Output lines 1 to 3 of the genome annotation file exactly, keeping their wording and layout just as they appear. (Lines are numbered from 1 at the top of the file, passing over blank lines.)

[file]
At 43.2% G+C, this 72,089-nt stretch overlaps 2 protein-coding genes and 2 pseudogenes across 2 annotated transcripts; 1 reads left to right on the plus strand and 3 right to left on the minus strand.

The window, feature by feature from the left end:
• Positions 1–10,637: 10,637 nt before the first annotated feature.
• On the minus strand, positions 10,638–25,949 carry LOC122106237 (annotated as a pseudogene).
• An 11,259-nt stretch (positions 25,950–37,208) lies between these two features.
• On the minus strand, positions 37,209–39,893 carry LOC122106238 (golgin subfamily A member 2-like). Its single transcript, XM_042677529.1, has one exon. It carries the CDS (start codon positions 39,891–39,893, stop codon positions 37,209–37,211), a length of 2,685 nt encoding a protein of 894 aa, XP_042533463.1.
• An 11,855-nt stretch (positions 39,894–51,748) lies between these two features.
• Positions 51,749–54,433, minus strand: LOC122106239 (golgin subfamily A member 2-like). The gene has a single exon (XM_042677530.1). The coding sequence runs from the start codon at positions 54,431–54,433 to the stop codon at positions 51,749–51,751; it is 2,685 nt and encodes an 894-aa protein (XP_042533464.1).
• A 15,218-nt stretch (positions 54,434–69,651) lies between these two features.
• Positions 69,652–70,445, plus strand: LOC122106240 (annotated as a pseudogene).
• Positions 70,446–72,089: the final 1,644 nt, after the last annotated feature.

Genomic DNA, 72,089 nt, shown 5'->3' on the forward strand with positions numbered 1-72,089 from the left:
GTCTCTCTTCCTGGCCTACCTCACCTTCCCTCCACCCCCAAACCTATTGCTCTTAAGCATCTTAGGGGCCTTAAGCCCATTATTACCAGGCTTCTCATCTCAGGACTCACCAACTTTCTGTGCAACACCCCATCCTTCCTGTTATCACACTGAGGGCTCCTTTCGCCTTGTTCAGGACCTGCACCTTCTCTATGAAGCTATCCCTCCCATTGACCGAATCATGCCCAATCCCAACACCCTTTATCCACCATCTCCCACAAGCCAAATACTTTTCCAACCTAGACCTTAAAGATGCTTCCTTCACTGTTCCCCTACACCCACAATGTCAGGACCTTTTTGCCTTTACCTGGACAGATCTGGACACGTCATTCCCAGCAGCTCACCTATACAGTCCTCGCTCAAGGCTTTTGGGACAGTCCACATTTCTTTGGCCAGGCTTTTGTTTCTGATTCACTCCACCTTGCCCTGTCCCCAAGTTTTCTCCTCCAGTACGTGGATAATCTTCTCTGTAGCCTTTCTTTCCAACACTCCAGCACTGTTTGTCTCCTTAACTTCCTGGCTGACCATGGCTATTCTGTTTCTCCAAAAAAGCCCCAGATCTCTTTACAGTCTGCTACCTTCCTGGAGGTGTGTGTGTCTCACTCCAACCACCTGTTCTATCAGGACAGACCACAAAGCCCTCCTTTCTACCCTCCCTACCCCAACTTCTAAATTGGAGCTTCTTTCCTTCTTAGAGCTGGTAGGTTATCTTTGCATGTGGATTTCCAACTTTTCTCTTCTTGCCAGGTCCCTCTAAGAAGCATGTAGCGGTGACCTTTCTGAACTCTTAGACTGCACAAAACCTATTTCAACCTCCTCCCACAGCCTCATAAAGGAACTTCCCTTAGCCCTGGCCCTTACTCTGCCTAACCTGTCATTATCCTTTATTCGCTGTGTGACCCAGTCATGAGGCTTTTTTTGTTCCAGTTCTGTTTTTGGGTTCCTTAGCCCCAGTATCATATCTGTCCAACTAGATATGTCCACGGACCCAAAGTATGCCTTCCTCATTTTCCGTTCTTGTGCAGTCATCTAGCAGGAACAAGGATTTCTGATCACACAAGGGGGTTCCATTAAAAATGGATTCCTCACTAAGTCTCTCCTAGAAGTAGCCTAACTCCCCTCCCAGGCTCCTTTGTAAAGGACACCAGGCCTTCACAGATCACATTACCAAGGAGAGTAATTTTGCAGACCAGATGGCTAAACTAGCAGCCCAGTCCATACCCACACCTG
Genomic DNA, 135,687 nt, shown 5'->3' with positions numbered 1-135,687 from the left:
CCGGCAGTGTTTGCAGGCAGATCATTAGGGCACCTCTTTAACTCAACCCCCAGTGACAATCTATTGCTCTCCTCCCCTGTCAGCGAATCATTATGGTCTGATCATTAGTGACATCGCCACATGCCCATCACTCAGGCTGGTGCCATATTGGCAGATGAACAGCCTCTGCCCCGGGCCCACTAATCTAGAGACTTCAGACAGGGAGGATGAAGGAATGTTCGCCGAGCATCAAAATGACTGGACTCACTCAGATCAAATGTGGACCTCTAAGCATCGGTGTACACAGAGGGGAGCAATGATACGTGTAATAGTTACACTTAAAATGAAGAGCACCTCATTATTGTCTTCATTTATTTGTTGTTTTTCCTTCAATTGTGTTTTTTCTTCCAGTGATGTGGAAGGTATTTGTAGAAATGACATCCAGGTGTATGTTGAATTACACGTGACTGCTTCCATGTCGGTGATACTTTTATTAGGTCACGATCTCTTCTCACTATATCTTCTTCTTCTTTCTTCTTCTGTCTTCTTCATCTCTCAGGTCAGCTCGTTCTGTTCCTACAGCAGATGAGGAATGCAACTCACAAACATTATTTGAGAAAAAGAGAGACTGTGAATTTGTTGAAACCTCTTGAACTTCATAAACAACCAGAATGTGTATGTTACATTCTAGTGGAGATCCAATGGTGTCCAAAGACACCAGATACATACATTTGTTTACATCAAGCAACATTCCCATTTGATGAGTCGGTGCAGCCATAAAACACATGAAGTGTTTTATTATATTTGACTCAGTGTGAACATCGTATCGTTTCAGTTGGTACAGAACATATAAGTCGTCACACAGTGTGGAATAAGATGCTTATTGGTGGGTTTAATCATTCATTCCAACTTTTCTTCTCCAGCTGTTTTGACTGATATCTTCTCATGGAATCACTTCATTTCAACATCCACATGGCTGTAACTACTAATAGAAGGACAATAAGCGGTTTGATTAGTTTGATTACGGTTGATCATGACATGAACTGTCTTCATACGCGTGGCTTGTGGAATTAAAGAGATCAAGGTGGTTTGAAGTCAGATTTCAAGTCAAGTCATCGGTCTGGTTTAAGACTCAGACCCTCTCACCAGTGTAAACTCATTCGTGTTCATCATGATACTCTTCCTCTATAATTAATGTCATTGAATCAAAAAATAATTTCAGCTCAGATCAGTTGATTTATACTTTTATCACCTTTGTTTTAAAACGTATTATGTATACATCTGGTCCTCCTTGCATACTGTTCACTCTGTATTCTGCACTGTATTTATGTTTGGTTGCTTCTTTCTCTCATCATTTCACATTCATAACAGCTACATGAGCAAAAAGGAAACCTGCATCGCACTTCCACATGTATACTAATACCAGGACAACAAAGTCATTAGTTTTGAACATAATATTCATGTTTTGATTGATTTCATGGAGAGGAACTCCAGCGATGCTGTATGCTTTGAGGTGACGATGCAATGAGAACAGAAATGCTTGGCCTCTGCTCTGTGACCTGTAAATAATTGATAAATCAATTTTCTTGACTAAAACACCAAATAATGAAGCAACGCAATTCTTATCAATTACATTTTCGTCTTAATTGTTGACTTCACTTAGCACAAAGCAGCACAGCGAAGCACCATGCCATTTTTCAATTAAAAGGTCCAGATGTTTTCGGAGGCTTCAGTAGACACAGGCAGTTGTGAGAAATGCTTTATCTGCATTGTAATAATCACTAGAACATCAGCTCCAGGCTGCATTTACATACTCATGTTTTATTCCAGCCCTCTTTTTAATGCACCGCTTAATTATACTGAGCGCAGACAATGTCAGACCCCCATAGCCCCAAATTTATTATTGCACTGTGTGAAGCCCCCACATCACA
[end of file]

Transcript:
At 43.2% G+C, this 72,089-nt stretch overlaps 2 protein-coding genes and 2 pseudogenes across 2 annotated transcripts; 1 reads left to right on the plus strand and 3 right to left on the minus strand.

The window, feature by feature from the left end:
• Positions 1–10,637: 10,637 nt before the first annotated feature.